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Nov 12, 2019 1:12 PMPublication: The Southampton Press

U.S. Judge Dismisses Lawsuit Aimed At Blocking Green Light Law

Nov 12, 2019 3:28 PM


A U.S. District Judge last week dismissed a lawsuit filed by an Erie County clerk attempting to block a state law from going into effect that would allow undocumented immigrants to legally obtain driver’s licenses.

The law, dubbed the Green Light Law, was passed by both houses of the State Legislature and was signed by Governor Andrew Cuomo in June. Its enactment means undocumented immigrants will be able to obtain a basic driver’s license in New York, because it lifts a requirement that applicants show proof of immigration status if they offer a foreign passport or driver’s license from a foreign country that identifies the person and their age.

Erie County Clerk Michael Kearns filed a lawsuit in an effort to block the law from going into effect this December, claiming it would require some county officials to violate various federal immigration laws.

But U.S. District Judge Elizabeth Wolford granted a motion from State Attorney General Letitia James’s office to dismiss the suit on November 8.

“Today’s decision reinforces our position all along — the Green Light law is legal and enforceable,” Ms. James said in a press release on Friday. “The law aims to make our roads safer, our economy stronger, and allows immigrants to come out of the shadows to sign up as legal drivers in our state.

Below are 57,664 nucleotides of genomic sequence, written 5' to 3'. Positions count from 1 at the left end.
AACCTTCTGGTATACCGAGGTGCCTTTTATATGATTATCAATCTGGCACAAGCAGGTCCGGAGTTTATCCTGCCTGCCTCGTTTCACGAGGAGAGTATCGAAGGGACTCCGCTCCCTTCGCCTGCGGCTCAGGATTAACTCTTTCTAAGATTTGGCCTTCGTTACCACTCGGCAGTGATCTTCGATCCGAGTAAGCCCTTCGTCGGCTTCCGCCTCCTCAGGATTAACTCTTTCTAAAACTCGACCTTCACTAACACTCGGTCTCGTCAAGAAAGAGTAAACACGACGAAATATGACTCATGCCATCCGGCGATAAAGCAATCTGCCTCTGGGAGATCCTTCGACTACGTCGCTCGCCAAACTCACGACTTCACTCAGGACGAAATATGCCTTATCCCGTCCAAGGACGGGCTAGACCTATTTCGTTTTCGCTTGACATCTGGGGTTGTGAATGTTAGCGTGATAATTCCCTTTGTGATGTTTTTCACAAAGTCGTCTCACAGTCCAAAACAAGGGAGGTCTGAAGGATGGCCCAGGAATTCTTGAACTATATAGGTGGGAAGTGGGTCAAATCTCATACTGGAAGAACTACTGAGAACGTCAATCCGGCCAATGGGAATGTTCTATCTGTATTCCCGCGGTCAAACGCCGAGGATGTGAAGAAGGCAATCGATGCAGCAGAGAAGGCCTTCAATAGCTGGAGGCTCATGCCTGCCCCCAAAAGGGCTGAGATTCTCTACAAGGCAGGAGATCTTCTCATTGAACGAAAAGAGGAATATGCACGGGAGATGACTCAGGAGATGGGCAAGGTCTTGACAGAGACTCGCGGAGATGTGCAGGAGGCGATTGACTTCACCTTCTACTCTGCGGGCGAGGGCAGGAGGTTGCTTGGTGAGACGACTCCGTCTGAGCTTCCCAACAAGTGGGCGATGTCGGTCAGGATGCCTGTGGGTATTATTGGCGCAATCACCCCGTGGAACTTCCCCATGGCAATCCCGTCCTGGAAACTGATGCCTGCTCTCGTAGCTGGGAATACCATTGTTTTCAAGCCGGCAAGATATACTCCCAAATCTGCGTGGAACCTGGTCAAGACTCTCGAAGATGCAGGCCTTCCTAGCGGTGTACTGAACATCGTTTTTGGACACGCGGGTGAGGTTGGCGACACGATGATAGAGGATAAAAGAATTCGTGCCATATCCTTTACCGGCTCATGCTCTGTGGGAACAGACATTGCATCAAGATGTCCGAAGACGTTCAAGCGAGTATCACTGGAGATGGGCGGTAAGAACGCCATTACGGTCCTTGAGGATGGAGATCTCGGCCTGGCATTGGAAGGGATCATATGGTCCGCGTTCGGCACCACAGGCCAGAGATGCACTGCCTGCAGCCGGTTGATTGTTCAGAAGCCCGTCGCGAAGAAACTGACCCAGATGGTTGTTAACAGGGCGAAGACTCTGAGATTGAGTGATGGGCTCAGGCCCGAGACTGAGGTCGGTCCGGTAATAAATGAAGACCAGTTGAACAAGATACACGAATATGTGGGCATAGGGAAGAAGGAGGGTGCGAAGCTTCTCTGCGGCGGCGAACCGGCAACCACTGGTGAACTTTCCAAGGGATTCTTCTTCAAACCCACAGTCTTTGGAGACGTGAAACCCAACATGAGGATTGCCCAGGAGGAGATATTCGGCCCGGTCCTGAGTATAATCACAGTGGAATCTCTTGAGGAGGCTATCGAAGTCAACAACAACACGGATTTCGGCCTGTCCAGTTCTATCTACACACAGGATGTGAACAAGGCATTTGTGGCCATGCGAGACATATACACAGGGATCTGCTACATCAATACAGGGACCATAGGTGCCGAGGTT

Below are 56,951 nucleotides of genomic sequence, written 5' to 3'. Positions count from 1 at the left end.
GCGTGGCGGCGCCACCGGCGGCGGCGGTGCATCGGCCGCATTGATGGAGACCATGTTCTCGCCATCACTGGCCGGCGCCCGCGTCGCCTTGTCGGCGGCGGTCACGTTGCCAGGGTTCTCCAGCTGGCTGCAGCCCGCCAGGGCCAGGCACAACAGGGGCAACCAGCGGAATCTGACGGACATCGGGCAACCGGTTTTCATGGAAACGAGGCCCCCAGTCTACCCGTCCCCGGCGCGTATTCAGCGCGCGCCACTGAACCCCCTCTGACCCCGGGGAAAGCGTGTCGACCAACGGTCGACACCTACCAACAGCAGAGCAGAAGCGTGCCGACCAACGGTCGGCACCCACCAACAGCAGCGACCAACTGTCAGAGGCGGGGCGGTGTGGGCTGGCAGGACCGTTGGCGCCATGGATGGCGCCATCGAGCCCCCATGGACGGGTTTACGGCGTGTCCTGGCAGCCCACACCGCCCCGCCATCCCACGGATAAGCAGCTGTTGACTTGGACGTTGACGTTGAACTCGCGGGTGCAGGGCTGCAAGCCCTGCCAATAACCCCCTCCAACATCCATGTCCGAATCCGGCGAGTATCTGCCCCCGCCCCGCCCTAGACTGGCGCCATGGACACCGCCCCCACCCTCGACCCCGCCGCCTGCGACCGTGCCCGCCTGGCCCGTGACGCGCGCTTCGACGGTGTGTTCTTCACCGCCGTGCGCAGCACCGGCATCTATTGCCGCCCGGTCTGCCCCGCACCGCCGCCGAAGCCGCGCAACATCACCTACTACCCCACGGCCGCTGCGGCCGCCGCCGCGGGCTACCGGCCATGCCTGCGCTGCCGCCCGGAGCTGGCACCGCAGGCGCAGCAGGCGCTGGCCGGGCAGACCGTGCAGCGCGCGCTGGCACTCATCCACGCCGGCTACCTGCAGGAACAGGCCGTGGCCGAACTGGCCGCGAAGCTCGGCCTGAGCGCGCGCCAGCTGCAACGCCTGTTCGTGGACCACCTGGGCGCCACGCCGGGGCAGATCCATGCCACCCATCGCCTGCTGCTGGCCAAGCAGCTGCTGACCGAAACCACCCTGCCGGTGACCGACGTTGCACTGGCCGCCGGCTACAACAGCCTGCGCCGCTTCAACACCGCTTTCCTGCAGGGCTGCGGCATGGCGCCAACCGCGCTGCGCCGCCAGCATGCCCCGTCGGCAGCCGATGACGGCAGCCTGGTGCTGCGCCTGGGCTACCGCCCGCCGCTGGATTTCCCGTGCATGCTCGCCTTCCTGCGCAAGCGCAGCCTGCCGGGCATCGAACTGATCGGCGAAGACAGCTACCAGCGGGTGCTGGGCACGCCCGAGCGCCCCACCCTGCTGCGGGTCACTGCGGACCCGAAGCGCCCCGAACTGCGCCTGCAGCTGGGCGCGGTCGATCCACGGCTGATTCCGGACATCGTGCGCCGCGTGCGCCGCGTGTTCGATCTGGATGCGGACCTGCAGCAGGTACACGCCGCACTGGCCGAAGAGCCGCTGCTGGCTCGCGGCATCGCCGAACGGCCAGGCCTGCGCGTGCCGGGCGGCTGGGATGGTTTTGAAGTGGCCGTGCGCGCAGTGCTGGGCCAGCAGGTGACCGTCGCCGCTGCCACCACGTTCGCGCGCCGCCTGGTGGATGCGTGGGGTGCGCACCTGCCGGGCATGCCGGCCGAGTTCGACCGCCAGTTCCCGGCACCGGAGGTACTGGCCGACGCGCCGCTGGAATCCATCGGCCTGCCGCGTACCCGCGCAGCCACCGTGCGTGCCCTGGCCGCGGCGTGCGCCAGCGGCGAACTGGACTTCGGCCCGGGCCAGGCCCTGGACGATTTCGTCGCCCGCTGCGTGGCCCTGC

“As the state’s attorney and chief law enforcement officer, I am proud to have vigorously defended this law and will continue to do so against all who oppose it,” she added.

State Assemblyman Fred W. Thiele Jr., who was a co-sponsor of the Green Light Law, said as many as 265,000 people in the state will be able to apply for a license under the law, including 51,000 on Long Island, when it goes into effect in December.

As for the court decision, he said it was “welcome, but not that significant.”

“The judge ruled Kearns did not have standing to bring the case,” Mr. Thiele said. “In short, he didn’t have a special injury from the law significant enough for him to bring a case on the merits. I expect this is not the end of litigation on this, but I expect the law to be upheld.”

Proponents of the law, like Mr. Thiele, claimed it is a safety measure, because those who are properly licensed will have obtained proper training and can purchase auto insurance.

So far, at least 12 other states, Puerto Rico and Washington, D.C., have passed similar laws.

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